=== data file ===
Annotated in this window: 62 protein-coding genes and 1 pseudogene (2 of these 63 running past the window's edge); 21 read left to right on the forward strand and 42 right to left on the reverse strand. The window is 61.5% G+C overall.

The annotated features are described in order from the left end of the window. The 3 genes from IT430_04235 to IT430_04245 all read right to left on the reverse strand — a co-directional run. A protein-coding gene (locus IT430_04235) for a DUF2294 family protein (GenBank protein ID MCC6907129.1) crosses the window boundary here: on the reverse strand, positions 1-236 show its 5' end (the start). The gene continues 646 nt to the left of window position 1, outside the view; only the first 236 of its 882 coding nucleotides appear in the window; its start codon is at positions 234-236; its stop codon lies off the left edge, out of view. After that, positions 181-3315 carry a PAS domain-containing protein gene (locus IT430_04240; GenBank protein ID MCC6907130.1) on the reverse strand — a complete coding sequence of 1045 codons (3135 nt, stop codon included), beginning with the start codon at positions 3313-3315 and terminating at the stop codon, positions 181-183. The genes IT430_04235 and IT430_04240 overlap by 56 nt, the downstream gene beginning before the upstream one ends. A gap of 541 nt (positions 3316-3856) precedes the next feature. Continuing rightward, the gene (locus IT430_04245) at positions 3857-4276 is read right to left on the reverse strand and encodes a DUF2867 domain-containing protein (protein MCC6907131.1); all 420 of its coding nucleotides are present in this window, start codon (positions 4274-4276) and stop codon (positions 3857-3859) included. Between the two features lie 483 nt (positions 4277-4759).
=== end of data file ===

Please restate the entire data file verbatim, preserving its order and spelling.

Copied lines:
Annotated in this window: 62 protein-coding genes and 1 pseudogene (2 of these 63 running past the window's edge); 21 read left to right on the forward strand and 42 right to left on the reverse strand. The window is 61.5% G+C overall.

The annotated features are described in order from the left end of the window. The 3 genes from IT430_04235 to IT430_04245 all read right to left on the reverse strand — a co-directional run. A protein-coding gene (locus IT430_04235) for a DUF2294 family protein (GenBank protein ID MCC6907129.1) crosses the window boundary here: on the reverse strand, positions 1-236 show its 5' end (the start). The gene continues 646 nt to the left of window position 1, outside the view; only the first 236 of its 882 coding nucleotides appear in the window; its start codon is at positions 234-236; its stop codon lies off the left edge, out of view. After that, positions 181-3315 carry a PAS domain-containing protein gene (locus IT430_04240; GenBank protein ID MCC6907130.1) on the reverse strand — a complete coding sequence of 1045 codons (3135 nt, stop codon included), beginning with the start codon at positions 3313-3315 and terminating at the stop codon, positions 181-183. The genes IT430_04235 and IT430_04240 overlap by 56 nt, the downstream gene beginning before the upstream one ends. A gap of 541 nt (positions 3316-3856) precedes the next feature. Continuing rightward, the gene (locus IT430_04245) at positions 3857-4276 is read right to left on the reverse strand and encodes a DUF2867 domain-containing protein (protein MCC6907131.1); all 420 of its coding nucleotides are present in this window, start codon (positions 4274-4276) and stop codon (positions 3857-3859) included. Between the two features lie 483 nt (positions 4277-4759).